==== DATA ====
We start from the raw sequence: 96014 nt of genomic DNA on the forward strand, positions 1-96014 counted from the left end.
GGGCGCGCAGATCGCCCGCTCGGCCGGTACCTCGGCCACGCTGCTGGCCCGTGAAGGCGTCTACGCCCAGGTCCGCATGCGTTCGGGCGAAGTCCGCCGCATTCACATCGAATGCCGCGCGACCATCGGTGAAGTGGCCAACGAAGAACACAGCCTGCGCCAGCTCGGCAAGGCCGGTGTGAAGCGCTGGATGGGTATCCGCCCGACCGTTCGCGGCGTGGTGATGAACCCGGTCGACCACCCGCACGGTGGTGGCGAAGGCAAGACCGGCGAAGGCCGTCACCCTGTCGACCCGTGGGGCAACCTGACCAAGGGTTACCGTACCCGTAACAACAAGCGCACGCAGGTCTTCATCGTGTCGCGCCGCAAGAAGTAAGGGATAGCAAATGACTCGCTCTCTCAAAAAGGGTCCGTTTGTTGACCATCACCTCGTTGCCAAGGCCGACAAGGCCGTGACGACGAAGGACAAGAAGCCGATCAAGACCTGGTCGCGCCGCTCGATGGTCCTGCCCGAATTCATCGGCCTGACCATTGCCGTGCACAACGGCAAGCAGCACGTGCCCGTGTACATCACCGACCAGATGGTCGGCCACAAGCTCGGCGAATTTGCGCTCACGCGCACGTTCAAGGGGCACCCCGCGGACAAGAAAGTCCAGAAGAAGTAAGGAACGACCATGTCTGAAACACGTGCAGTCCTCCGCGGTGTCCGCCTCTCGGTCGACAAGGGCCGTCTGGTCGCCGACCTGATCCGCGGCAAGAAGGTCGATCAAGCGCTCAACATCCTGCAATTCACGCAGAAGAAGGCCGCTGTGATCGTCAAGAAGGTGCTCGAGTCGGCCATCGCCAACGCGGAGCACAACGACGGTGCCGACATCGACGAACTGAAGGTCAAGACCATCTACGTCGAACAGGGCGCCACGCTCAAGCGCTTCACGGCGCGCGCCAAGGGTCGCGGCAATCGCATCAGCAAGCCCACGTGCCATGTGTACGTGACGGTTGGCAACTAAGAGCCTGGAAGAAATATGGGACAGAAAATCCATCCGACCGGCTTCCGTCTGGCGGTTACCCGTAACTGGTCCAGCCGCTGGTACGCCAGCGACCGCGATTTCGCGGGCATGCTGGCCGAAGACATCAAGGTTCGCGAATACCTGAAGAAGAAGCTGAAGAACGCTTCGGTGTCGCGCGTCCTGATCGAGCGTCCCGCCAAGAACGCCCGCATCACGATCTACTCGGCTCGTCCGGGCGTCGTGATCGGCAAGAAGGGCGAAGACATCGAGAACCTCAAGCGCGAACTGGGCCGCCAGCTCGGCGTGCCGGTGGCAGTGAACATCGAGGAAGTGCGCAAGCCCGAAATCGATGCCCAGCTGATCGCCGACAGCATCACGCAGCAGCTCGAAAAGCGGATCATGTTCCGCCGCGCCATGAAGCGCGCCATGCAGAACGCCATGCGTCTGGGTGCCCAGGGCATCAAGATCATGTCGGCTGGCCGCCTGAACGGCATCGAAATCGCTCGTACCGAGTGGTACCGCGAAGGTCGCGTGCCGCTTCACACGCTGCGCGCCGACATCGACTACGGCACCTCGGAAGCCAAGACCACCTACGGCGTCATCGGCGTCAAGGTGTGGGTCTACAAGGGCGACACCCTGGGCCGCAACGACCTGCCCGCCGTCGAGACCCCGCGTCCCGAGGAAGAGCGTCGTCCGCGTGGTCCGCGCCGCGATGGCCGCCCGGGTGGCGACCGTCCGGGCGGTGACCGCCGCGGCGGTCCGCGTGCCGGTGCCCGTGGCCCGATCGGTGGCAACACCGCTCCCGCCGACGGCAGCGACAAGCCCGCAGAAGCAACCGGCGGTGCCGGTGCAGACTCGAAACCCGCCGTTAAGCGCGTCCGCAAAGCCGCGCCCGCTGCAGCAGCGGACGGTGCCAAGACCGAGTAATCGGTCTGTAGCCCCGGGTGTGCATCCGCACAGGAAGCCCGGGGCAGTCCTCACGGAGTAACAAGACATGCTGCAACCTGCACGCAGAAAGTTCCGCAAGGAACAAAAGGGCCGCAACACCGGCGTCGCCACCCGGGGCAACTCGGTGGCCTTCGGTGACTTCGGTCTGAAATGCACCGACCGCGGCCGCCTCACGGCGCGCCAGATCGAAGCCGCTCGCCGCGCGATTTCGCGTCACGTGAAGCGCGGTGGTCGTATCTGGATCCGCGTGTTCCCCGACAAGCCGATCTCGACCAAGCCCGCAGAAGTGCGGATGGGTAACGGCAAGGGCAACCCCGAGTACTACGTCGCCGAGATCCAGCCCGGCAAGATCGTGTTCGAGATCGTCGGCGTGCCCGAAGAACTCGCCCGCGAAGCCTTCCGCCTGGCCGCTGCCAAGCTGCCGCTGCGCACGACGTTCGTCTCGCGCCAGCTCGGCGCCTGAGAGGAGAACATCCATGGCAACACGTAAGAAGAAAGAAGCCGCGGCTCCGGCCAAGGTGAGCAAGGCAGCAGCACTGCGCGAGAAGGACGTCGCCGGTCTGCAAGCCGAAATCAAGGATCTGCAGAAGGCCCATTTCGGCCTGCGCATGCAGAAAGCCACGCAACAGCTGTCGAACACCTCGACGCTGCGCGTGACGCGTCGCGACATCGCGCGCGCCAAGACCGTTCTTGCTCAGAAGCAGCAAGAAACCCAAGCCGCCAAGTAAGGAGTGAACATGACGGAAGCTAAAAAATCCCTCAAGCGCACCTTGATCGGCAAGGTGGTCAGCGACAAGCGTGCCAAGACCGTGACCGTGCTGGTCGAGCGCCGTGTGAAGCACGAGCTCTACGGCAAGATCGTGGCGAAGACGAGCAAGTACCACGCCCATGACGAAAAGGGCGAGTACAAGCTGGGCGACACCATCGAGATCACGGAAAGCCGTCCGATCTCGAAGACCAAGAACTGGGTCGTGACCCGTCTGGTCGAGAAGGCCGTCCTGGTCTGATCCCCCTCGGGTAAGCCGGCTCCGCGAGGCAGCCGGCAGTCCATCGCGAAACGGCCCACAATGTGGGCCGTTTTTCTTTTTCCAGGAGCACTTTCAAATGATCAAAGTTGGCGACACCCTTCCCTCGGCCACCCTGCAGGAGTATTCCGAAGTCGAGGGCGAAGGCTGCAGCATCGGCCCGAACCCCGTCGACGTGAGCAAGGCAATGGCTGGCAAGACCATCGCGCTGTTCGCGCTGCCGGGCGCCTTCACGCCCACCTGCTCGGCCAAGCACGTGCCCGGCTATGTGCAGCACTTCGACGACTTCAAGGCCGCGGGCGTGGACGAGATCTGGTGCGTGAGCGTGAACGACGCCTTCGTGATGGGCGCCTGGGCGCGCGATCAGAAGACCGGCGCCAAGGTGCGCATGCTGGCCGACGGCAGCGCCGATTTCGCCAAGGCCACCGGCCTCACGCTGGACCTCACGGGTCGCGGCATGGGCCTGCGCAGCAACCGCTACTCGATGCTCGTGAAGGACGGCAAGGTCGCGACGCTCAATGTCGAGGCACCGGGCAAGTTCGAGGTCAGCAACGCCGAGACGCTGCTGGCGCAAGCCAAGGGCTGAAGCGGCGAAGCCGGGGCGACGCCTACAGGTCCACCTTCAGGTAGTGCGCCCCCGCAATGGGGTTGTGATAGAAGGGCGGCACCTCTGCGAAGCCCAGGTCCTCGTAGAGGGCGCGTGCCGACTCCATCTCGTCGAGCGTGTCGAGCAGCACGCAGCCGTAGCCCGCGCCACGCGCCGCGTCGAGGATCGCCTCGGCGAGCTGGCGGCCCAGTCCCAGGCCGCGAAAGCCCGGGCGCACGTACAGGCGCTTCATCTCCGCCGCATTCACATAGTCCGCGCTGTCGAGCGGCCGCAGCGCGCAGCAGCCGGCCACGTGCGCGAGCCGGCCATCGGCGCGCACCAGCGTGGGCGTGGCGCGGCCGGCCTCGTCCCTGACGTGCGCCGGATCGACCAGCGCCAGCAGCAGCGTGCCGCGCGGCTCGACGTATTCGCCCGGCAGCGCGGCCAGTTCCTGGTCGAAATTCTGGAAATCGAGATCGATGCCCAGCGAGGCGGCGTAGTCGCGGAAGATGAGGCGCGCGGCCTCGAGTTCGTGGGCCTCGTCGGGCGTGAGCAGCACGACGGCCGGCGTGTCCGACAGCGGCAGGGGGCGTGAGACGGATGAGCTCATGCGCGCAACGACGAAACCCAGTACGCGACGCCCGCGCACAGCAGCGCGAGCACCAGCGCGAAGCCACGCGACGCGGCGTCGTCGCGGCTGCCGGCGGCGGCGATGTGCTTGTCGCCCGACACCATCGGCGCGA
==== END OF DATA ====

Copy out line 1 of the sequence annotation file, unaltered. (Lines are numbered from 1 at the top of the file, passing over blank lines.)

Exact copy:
We start from the raw sequence: 96014 nt of genomic DNA on the forward strand, positions 1-96014 counted from the left end.